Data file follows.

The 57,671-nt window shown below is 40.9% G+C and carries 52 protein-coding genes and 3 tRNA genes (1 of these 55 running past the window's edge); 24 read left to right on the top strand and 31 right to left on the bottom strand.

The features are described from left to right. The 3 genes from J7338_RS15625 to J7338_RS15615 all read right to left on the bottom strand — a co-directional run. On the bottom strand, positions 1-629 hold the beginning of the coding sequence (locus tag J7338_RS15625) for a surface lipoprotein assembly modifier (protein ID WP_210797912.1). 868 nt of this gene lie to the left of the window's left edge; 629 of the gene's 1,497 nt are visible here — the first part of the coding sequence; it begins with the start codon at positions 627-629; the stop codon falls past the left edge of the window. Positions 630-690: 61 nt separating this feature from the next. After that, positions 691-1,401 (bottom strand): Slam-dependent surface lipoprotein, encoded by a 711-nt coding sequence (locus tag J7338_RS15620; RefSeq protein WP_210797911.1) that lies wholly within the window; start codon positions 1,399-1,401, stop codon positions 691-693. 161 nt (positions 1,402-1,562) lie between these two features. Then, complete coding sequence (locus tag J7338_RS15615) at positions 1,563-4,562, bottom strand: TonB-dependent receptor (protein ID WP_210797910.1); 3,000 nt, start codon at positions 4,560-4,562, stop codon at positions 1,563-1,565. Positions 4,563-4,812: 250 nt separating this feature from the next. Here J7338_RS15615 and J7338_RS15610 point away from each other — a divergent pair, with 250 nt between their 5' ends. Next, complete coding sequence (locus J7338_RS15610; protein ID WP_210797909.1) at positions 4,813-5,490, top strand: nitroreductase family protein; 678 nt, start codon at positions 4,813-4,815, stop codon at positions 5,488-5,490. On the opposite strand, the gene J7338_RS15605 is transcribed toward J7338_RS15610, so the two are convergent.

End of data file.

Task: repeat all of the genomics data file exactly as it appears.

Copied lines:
The 57,671-nt window shown below is 40.9% G+C and carries 52 protein-coding genes and 3 tRNA genes (1 of these 55 running past the window's edge); 24 read left to right on the top strand and 31 right to left on the bottom strand.

The features are described from left to right. The 3 genes from J7338_RS15625 to J7338_RS15615 all read right to left on the bottom strand — a co-directional run. On the bottom strand, positions 1-629 hold the beginning of the coding sequence (locus tag J7338_RS15625) for a surface lipoprotein assembly modifier (protein ID WP_210797912.1). 868 nt of this gene lie to the left of the window's left edge; 629 of the gene's 1,497 nt are visible here — the first part of the coding sequence; it begins with the start codon at positions 627-629; the stop codon falls past the left edge of the window. Positions 630-690: 61 nt separating this feature from the next. After that, positions 691-1,401 (bottom strand): Slam-dependent surface lipoprotein, encoded by a 711-nt coding sequence (locus tag J7338_RS15620; RefSeq protein WP_210797911.1) that lies wholly within the window; start codon positions 1,399-1,401, stop codon positions 691-693. 161 nt (positions 1,402-1,562) lie between these two features. Then, complete coding sequence (locus tag J7338_RS15615) at positions 1,563-4,562, bottom strand: TonB-dependent receptor (protein ID WP_210797910.1); 3,000 nt, start codon at positions 4,560-4,562, stop codon at positions 1,563-1,565. Positions 4,563-4,812: 250 nt separating this feature from the next. Here J7338_RS15615 and J7338_RS15610 point away from each other — a divergent pair, with 250 nt between their 5' ends. Next, complete coding sequence (locus J7338_RS15610; protein ID WP_210797909.1) at positions 4,813-5,490, top strand: nitroreductase family protein; 678 nt, start codon at positions 4,813-4,815, stop codon at positions 5,488-5,490. On the opposite strand, the gene J7338_RS15605 is transcribed toward J7338_RS15610, so the two are convergent.